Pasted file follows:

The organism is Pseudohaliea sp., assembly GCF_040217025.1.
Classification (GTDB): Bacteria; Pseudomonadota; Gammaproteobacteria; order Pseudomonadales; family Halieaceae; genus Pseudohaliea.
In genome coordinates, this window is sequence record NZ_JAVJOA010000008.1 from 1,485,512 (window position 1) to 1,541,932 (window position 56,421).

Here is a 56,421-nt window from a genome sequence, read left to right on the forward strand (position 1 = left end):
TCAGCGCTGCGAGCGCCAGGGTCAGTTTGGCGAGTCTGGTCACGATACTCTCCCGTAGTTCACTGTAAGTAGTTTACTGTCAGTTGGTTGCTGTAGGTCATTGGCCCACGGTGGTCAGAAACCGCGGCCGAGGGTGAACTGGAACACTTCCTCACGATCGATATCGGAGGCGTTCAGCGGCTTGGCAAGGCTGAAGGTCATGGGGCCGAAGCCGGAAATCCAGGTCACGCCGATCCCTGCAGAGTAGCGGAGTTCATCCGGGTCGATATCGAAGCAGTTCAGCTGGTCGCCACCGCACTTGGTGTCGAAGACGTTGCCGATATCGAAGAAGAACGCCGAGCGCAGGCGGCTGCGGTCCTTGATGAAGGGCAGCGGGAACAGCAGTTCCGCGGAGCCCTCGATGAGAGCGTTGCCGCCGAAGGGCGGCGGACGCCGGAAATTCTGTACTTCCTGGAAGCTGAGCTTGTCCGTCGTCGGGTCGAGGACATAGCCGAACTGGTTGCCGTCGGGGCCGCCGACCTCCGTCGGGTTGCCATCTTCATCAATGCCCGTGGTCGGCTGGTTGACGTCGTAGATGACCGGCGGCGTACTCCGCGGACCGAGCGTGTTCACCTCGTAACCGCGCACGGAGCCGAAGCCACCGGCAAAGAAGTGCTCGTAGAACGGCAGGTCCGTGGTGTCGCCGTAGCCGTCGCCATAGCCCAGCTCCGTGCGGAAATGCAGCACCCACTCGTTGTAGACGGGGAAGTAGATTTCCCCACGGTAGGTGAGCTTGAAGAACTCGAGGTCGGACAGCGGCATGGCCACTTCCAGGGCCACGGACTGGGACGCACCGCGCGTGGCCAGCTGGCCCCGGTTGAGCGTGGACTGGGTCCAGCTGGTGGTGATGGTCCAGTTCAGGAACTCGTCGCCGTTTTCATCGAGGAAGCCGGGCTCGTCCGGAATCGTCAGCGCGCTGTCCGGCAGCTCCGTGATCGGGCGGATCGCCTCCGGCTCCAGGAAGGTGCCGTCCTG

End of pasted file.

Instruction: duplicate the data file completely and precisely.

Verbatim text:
The organism is Pseudohaliea sp., assembly GCF_040217025.1.
Classification (GTDB): Bacteria; Pseudomonadota; Gammaproteobacteria; order Pseudomonadales; family Halieaceae; genus Pseudohaliea.
In genome coordinates, this window is sequence record NZ_JAVJOA010000008.1 from 1,485,512 (window position 1) to 1,541,932 (window position 56,421).

Here is a 56,421-nt window from a genome sequence, read left to right on the forward strand (position 1 = left end):
TCAGCGCTGCGAGCGCCAGGGTCAGTTTGGCGAGTCTGGTCACGATACTCTCCCGTAGTTCACTGTAAGTAGTTTACTGTCAGTTGGTTGCTGTAGGTCATTGGCCCACGGTGGTCAGAAACCGCGGCCGAGGGTGAACTGGAACACTTCCTCACGATCGATATCGGAGGCGTTCAGCGGCTTGGCAAGGCTGAAGGTCATGGGGCCGAAGCCGGAAATCCAGGTCACGCCGATCCCTGCAGAGTAGCGGAGTTCATCCGGGTCGATATCGAAGCAGTTCAGCTGGTCGCCACCGCACTTGGTGTCGAAGACGTTGCCGATATCGAAGAAGAACGCCGAGCGCAGGCGGCTGCGGTCCTTGATGAAGGGCAGCGGGAACAGCAGTTCCGCGGAGCCCTCGATGAGAGCGTTGCCGCCGAAGGGCGGCGGACGCCGGAAATTCTGTACTTCCTGGAAGCTGAGCTTGTCCGTCGTCGGGTCGAGGACATAGCCGAACTGGTTGCCGTCGGGGCCGCCGACCTCCGTCGGGTTGCCATCTTCATCAATGCCCGTGGTCGGCTGGTTGACGTCGTAGATGACCGGCGGCGTACTCCGCGGACCGAGCGTGTTCACCTCGTAACCGCGCACGGAGCCGAAGCCACCGGCAAAGAAGTGCTCGTAGAACGGCAGGTCCGTGGTGTCGCCGTAGCCGTCGCCATAGCCCAGCTCCGTGCGGAAATGCAGCACCCACTCGTTGTAGACGGGGAAGTAGATTTCCCCACGGTAGGTGAGCTTGAAGAACTCGAGGTCGGACAGCGGCATGGCCACTTCCAGGGCCACGGACTGGGACGCACCGCGCGTGGCCAGCTGGCCCCGGTTGAGCGTGGACTGGGTCCAGCTGGTGGTGATGGTCCAGTTCAGGAACTCGTCGCCGTTTTCATCGAGGAAGCCGGGCTCGTCCGGAATCGTCAGCGCGCTGTCCGGCAGCTCCGTGATCGGGCGGATCGCCTCCGGCTCCAGGAAGGTGCCGTCCTG